In a release, the White house put out the statement and video below (unedited here and provided as a public service) on President Obama's statement on "Net Neutrality"
in a statement and video message posted online, President Obama
announced his plan for a free and open internet. The text of the
President’s statement is below, and an online version
of his statement and video can both be found here .
open Internet is essential to the American economy, and increasingly to
our very way of life. By lowering the cost of launching a new idea,
igniting new political movements, and
bringing communities closer together, it has been one of the most
significant democratizing influences the world has ever known.
neutrality” has been built into the fabric of the Internet since its
creation — but it is also a principle that we cannot take for granted.
We cannot allow Internet service
providers (ISPs) to restrict the best access or to pick winners and
losers in the online marketplace for services and ideas. That is why
today, I am asking the Federal Communications Commission (FCC) to answer
the call of almost 4 million public comments,
and implement the strongest possible rules to protect net neutrality.
I was a candidate for this office, I made clear my commitment to a free
and open Internet, and my commitment remains as strong as ever. Four
years ago, the FCC tried to implement
rules that would protect net neutrality with little to no impact on the
telecommunications companies that make important investments in our
economy. After the rules were challenged, the court reviewing the rules
agreed with the FCC that net neutrality was
essential for preserving an environment that encourages new investment
in the network, new online services and content, and everything else
that makes up the Internet as we now know it. Unfortunately, the court
ultimately struck down the rules — not because
it disagreed with the need to protect net neutrality, but because it
believed the FCC had taken the wrong legal approach.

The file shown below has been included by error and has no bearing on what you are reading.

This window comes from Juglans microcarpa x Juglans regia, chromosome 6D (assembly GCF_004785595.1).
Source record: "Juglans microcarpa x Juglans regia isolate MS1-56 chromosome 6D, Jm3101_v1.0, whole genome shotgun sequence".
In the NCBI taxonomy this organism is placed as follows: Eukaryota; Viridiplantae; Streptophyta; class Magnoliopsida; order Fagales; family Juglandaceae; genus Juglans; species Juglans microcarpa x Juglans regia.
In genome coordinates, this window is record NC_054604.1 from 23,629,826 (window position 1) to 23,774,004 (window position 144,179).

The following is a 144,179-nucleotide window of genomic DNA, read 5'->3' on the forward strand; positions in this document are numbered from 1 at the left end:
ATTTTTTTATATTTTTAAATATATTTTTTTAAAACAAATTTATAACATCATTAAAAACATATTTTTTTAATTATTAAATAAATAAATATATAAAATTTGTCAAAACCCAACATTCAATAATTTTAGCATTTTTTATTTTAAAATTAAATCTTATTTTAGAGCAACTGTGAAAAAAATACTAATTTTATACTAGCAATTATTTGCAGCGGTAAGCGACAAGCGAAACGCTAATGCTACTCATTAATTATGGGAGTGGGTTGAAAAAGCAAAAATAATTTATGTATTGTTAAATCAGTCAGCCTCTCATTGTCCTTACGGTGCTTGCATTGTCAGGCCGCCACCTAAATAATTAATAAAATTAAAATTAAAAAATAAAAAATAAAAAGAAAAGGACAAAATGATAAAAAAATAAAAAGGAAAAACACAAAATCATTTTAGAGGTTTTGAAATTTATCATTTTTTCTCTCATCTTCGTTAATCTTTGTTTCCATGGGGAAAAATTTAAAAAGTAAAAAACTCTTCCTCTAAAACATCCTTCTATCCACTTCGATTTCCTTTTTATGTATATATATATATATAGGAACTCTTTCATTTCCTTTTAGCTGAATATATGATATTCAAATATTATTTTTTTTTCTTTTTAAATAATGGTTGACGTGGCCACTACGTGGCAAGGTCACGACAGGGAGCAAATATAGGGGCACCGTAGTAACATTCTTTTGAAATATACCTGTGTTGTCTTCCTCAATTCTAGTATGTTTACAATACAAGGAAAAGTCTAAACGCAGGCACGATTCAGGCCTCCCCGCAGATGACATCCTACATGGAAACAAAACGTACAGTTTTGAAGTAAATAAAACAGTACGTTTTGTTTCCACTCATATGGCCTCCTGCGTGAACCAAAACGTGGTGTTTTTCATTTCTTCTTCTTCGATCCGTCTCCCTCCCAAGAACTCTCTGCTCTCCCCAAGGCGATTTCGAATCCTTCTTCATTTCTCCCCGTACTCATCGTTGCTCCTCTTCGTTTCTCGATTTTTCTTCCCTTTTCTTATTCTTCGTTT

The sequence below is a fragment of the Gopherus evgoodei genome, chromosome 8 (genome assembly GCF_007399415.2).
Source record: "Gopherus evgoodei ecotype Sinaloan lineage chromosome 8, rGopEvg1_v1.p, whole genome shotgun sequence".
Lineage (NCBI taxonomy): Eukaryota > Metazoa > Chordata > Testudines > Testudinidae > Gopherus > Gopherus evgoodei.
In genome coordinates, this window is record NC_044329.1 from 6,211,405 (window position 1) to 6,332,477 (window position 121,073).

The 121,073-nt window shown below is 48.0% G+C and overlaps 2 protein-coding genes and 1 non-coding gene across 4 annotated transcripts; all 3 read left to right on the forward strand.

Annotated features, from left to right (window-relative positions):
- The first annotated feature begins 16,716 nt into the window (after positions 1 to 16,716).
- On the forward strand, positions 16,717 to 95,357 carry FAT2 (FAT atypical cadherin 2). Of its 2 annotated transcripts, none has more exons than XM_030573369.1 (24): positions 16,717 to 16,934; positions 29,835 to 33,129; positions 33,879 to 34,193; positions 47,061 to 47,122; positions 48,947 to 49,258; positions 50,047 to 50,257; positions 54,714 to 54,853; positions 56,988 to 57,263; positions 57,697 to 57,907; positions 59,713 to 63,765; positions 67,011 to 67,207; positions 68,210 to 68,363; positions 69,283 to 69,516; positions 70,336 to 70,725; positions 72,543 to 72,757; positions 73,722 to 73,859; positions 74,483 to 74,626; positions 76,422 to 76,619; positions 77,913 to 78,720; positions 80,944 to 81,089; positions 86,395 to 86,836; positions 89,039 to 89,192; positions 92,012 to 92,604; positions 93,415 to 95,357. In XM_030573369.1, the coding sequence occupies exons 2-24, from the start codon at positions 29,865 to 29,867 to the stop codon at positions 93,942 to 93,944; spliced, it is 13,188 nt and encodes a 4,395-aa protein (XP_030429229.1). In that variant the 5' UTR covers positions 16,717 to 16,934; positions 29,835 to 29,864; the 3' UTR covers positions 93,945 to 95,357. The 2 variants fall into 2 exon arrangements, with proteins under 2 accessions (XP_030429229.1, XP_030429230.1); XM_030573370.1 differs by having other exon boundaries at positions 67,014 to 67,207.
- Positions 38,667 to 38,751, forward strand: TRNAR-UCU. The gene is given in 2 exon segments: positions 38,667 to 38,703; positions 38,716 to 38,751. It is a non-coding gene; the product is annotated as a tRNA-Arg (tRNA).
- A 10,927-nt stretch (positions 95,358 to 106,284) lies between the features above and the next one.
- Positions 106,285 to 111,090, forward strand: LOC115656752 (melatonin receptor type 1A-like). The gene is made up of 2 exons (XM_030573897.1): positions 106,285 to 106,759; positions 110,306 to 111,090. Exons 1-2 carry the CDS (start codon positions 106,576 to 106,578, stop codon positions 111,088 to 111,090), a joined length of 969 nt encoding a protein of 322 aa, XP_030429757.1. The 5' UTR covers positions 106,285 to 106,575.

FCC is an independent agency, and ultimately this decision is theirs
alone. I believe the FCC should create a new set of rules protecting
net neutrality and ensuring that neither
the cable company nor the phone company will be able to act as a
gatekeeper, restricting what you can do or see online. The rules I am
asking for are simple, common-sense steps that reflect the Internet you
and I use every day, and that some ISPs already
observe. These bright-line rules include:
a consumer requests access to a website or service, and the content is
legal, your ISP should not be permitted to block it. That way, every
player — not just those
commercially affiliated with an ISP — gets a fair shot at your
should ISPs be able to intentionally slow down some content or speed up
others — through a process often called “throttling” — based on the
type of service or your
The connection between consumers
and ISPs — the so-called “last mile” — is not the only place some sites
might get special treatment. So, I am also asking the FCC to make full
use of the transparency authorities the court recently upheld, and if
necessary to apply net neutrality rules to
points of interconnection between the ISP and the rest of the Internet.
No paid prioritization.
Simply put: No service should be
stuck in a “slow lane” because it does not pay a fee. That kind of